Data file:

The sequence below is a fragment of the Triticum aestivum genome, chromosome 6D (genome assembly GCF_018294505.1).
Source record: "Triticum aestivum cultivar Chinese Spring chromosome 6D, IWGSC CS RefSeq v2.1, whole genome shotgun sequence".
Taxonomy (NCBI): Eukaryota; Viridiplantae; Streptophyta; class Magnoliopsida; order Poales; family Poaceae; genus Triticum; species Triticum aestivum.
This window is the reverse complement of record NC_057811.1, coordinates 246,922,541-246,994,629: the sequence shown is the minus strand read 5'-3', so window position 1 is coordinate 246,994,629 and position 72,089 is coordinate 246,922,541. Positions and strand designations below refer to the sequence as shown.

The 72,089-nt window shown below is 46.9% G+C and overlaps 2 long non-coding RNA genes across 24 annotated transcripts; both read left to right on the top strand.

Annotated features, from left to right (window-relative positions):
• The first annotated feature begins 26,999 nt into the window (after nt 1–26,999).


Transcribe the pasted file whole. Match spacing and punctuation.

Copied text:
The sequence below is a fragment of the Triticum aestivum genome, chromosome 6D (genome assembly GCF_018294505.1).
Source record: "Triticum aestivum cultivar Chinese Spring chromosome 6D, IWGSC CS RefSeq v2.1, whole genome shotgun sequence".
Taxonomy (NCBI): Eukaryota; Viridiplantae; Streptophyta; class Magnoliopsida; order Poales; family Poaceae; genus Triticum; species Triticum aestivum.
This window is the reverse complement of record NC_057811.1, coordinates 246,922,541-246,994,629: the sequence shown is the minus strand read 5'-3', so window position 1 is coordinate 246,994,629 and position 72,089 is coordinate 246,922,541. Positions and strand designations below refer to the sequence as shown.

The 72,089-nt window shown below is 46.9% G+C and overlaps 2 long non-coding RNA genes across 24 annotated transcripts; both read left to right on the top strand.

Annotated features, from left to right (window-relative positions):
• The first annotated feature begins 26,999 nt into the window (after nt 1–26,999).